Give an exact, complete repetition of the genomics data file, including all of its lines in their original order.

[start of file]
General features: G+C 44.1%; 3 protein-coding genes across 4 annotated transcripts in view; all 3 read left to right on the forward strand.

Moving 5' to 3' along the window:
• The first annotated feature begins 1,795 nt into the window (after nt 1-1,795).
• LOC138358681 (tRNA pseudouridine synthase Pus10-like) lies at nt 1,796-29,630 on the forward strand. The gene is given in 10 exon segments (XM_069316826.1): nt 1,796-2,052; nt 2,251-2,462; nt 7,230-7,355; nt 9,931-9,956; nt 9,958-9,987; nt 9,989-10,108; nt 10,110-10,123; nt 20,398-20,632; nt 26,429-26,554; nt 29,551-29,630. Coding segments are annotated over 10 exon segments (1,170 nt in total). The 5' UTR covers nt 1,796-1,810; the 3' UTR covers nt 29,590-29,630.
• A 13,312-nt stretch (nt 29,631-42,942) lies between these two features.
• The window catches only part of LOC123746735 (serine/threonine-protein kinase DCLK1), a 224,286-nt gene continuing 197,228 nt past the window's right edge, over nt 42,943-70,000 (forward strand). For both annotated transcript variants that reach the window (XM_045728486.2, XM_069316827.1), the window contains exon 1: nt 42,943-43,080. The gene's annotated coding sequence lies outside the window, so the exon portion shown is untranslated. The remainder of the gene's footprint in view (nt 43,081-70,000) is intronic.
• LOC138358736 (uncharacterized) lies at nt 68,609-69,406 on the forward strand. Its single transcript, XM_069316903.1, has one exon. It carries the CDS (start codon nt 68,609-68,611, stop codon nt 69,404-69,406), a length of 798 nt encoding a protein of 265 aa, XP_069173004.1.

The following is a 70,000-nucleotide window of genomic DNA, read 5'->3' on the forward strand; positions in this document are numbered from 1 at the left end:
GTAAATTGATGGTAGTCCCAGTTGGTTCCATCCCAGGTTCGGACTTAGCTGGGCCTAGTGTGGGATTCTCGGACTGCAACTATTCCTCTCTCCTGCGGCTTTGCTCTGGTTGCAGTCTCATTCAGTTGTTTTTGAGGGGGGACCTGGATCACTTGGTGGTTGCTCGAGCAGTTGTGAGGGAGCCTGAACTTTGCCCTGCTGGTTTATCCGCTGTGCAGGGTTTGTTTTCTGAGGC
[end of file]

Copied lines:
General features: G+C 44.1%; 3 protein-coding genes across 4 annotated transcripts in view; all 3 read left to right on the forward strand.

Moving 5' to 3' along the window:
• The first annotated feature begins 1,795 nt into the window (after nt 1-1,795).
• LOC138358681 (tRNA pseudouridine synthase Pus10-like) lies at nt 1,796-29,630 on the forward strand. The gene is given in 10 exon segments (XM_069316826.1): nt 1,796-2,052; nt 2,251-2,462; nt 7,230-7,355; nt 9,931-9,956; nt 9,958-9,987; nt 9,989-10,108; nt 10,110-10,123; nt 20,398-20,632; nt 26,429-26,554; nt 29,551-29,630. Coding segments are annotated over 10 exon segments (1,170 nt in total). The 5' UTR covers nt 1,796-1,810; the 3' UTR covers nt 29,590-29,630.
• A 13,312-nt stretch (nt 29,631-42,942) lies between these two features.
• The window catches only part of LOC123746735 (serine/threonine-protein kinase DCLK1), a 224,286-nt gene continuing 197,228 nt past the window's right edge, over nt 42,943-70,000 (forward strand). For both annotated transcript variants that reach the window (XM_045728486.2, XM_069316827.1), the window contains exon 1: nt 42,943-43,080. The gene's annotated coding sequence lies outside the window, so the exon portion shown is untranslated. The remainder of the gene's footprint in view (nt 43,081-70,000) is intronic.
• LOC138358736 (uncharacterized) lies at nt 68,609-69,406 on the forward strand. Its single transcript, XM_069316903.1, has one exon. It carries the CDS (start codon nt 68,609-68,611, stop codon nt 69,404-69,406), a length of 798 nt encoding a protein of 265 aa, XP_069173004.1.

The following is a 70,000-nucleotide window of genomic DNA, read 5'->3' on the forward strand; positions in this document are numbered from 1 at the left end:
GTAAATTGATGGTAGTCCCAGTTGGTTCCATCCCAGGTTCGGACTTAGCTGGGCCTAGTGTGGGATTCTCGGACTGCAACTATTCCTCTCTCCTGCGGCTTTGCTCTGGTTGCAGTCTCATTCAGTTGTTTTTGAGGGGGGACCTGGATCACTTGGTGGTTGCTCGAGCAGTTGTGAGGGAGCCTGAACTTTGCCCTGCTGGTTTATCCGCTGTGCAGGGTTTGTTTTCTGAGGC